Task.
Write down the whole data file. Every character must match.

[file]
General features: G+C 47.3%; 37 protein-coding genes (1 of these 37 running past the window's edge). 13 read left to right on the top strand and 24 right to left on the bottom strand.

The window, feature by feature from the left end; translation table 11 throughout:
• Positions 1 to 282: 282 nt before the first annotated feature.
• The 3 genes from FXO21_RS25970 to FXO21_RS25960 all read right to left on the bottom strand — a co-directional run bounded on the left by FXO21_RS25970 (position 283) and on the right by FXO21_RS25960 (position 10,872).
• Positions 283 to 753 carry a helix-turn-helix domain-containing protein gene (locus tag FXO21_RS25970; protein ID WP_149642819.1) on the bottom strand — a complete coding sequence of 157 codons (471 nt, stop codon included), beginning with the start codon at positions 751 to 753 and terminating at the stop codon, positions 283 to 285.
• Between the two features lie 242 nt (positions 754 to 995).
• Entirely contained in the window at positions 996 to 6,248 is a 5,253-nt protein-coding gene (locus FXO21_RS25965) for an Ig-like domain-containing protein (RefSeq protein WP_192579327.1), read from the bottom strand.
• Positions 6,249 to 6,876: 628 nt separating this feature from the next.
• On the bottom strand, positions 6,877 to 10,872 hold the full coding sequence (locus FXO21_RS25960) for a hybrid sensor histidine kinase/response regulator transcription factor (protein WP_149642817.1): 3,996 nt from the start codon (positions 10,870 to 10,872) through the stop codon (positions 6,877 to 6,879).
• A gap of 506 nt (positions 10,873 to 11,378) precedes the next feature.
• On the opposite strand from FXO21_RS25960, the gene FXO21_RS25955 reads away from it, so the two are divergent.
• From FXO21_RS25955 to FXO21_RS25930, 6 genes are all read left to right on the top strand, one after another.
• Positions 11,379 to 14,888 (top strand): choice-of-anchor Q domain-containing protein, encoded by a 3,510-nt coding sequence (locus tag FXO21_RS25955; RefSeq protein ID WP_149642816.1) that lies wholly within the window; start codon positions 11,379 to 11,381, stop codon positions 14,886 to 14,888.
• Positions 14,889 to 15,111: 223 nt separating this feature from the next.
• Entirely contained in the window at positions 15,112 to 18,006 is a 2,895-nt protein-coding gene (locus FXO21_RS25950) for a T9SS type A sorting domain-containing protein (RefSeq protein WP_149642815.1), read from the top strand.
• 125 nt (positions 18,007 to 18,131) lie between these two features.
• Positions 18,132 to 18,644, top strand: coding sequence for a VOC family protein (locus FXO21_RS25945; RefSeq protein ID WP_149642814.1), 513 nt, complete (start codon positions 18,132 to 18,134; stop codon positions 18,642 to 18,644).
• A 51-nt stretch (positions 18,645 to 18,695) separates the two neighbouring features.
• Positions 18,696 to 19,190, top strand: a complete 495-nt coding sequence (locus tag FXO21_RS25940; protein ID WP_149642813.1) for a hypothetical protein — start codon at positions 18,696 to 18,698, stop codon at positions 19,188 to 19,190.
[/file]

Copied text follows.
General features: G+C 47.3%; 37 protein-coding genes (1 of these 37 running past the window's edge). 13 read left to right on the top strand and 24 right to left on the bottom strand.

The window, feature by feature from the left end; translation table 11 throughout:
• Positions 1 to 282: 282 nt before the first annotated feature.
• The 3 genes from FXO21_RS25970 to FXO21_RS25960 all read right to left on the bottom strand — a co-directional run bounded on the left by FXO21_RS25970 (position 283) and on the right by FXO21_RS25960 (position 10,872).
• Positions 283 to 753 carry a helix-turn-helix domain-containing protein gene (locus tag FXO21_RS25970; protein ID WP_149642819.1) on the bottom strand — a complete coding sequence of 157 codons (471 nt, stop codon included), beginning with the start codon at positions 751 to 753 and terminating at the stop codon, positions 283 to 285.
• Between the two features lie 242 nt (positions 754 to 995).
• Entirely contained in the window at positions 996 to 6,248 is a 5,253-nt protein-coding gene (locus FXO21_RS25965) for an Ig-like domain-containing protein (RefSeq protein WP_192579327.1), read from the bottom strand.
• Positions 6,249 to 6,876: 628 nt separating this feature from the next.
• On the bottom strand, positions 6,877 to 10,872 hold the full coding sequence (locus FXO21_RS25960) for a hybrid sensor histidine kinase/response regulator transcription factor (protein WP_149642817.1): 3,996 nt from the start codon (positions 10,870 to 10,872) through the stop codon (positions 6,877 to 6,879).
• A gap of 506 nt (positions 10,873 to 11,378) precedes the next feature.
• On the opposite strand from FXO21_RS25960, the gene FXO21_RS25955 reads away from it, so the two are divergent.
• From FXO21_RS25955 to FXO21_RS25930, 6 genes are all read left to right on the top strand, one after another.
• Positions 11,379 to 14,888 (top strand): choice-of-anchor Q domain-containing protein, encoded by a 3,510-nt coding sequence (locus tag FXO21_RS25955; RefSeq protein ID WP_149642816.1) that lies wholly within the window; start codon positions 11,379 to 11,381, stop codon positions 14,886 to 14,888.
• Positions 14,889 to 15,111: 223 nt separating this feature from the next.
• Entirely contained in the window at positions 15,112 to 18,006 is a 2,895-nt protein-coding gene (locus FXO21_RS25950) for a T9SS type A sorting domain-containing protein (RefSeq protein WP_149642815.1), read from the top strand.
• 125 nt (positions 18,007 to 18,131) lie between these two features.
• Positions 18,132 to 18,644, top strand: coding sequence for a VOC family protein (locus FXO21_RS25945; RefSeq protein ID WP_149642814.1), 513 nt, complete (start codon positions 18,132 to 18,134; stop codon positions 18,642 to 18,644).
• A 51-nt stretch (positions 18,645 to 18,695) separates the two neighbouring features.
• Positions 18,696 to 19,190, top strand: a complete 495-nt coding sequence (locus tag FXO21_RS25940; protein ID WP_149642813.1) for a hypothetical protein — start codon at positions 18,696 to 18,698, stop codon at positions 19,188 to 19,190.